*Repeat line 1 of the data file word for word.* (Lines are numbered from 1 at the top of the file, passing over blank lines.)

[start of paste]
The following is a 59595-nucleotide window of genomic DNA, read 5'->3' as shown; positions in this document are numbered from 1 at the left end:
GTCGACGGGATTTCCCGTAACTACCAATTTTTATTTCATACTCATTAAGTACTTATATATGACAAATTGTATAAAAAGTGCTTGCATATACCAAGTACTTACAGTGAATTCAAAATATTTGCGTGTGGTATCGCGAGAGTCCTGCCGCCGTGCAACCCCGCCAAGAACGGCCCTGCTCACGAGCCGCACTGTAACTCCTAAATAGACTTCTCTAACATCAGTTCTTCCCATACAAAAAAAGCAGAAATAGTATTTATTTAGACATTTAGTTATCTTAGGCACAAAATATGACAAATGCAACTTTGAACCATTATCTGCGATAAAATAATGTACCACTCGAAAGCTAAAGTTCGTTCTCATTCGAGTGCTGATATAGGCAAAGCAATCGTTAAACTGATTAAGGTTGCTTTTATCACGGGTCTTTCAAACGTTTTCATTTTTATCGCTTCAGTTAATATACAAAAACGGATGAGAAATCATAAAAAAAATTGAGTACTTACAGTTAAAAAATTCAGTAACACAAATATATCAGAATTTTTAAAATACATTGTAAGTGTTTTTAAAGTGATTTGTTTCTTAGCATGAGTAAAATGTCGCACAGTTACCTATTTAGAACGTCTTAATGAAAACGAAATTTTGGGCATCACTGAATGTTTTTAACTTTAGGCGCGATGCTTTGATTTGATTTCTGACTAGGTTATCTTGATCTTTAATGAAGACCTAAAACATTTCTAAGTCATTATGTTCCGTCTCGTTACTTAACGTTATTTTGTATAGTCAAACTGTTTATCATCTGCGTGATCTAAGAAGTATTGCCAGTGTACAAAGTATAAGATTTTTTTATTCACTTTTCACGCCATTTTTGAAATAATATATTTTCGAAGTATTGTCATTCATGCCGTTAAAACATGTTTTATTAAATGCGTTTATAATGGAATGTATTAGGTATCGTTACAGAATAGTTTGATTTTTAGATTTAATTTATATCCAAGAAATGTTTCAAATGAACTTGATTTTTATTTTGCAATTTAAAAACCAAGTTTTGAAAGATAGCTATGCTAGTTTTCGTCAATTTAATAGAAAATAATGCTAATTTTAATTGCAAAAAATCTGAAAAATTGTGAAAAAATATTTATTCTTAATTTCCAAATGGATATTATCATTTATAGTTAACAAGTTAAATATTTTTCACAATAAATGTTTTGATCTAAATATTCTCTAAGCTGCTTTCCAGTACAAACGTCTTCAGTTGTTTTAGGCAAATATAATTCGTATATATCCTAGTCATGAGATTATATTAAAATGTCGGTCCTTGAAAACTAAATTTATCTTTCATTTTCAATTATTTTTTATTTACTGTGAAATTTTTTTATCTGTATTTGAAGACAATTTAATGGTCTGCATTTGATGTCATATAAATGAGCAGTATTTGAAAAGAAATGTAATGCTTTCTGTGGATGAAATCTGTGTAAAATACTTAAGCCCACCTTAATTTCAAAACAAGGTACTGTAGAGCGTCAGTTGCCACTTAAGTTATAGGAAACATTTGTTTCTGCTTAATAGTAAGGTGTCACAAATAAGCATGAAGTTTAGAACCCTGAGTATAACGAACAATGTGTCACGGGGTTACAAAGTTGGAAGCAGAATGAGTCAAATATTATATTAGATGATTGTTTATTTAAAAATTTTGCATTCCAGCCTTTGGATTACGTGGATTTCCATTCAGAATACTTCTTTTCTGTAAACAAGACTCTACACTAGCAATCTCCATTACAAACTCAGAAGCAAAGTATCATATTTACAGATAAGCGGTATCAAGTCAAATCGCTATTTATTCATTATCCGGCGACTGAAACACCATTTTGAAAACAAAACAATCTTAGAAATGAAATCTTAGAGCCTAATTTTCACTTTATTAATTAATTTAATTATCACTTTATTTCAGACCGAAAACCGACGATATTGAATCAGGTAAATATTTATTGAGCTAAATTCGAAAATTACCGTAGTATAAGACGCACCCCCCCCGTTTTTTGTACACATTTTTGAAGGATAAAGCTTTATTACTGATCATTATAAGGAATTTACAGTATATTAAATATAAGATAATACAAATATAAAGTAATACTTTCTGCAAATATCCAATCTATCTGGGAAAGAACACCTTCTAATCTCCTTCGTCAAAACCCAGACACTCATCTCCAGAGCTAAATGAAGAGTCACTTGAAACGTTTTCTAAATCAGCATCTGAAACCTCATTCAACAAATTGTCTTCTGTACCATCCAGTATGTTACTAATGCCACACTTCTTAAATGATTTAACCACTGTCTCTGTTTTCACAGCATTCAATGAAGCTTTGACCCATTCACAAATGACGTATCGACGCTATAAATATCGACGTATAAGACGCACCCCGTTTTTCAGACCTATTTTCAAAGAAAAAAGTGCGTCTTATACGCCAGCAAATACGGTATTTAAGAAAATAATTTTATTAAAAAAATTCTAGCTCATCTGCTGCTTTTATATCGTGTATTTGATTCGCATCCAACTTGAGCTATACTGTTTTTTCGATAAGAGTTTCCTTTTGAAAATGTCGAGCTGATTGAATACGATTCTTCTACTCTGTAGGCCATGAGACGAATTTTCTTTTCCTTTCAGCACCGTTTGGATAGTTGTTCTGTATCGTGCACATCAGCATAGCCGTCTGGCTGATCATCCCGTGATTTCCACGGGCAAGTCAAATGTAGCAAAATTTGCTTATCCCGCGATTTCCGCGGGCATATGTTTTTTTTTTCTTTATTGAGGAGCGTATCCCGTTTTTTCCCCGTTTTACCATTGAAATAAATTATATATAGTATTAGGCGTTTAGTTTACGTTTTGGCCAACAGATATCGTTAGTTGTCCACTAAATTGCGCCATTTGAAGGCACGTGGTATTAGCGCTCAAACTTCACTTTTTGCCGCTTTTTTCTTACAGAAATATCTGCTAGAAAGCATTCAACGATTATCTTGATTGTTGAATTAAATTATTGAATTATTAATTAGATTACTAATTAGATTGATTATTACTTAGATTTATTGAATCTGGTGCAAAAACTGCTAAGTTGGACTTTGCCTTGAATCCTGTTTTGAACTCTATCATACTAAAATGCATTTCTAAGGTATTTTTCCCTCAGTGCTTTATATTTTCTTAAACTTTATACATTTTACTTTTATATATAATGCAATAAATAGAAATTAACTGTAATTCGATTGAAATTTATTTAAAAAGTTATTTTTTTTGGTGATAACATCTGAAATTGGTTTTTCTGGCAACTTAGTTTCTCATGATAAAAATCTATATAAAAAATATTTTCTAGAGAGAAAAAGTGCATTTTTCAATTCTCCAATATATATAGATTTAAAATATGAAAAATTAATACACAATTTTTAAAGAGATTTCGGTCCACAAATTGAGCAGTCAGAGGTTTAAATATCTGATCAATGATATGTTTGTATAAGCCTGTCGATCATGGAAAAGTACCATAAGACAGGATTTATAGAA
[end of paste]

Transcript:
The following is a 59595-nucleotide window of genomic DNA, read 5'->3' as shown; positions in this document are numbered from 1 at the left end: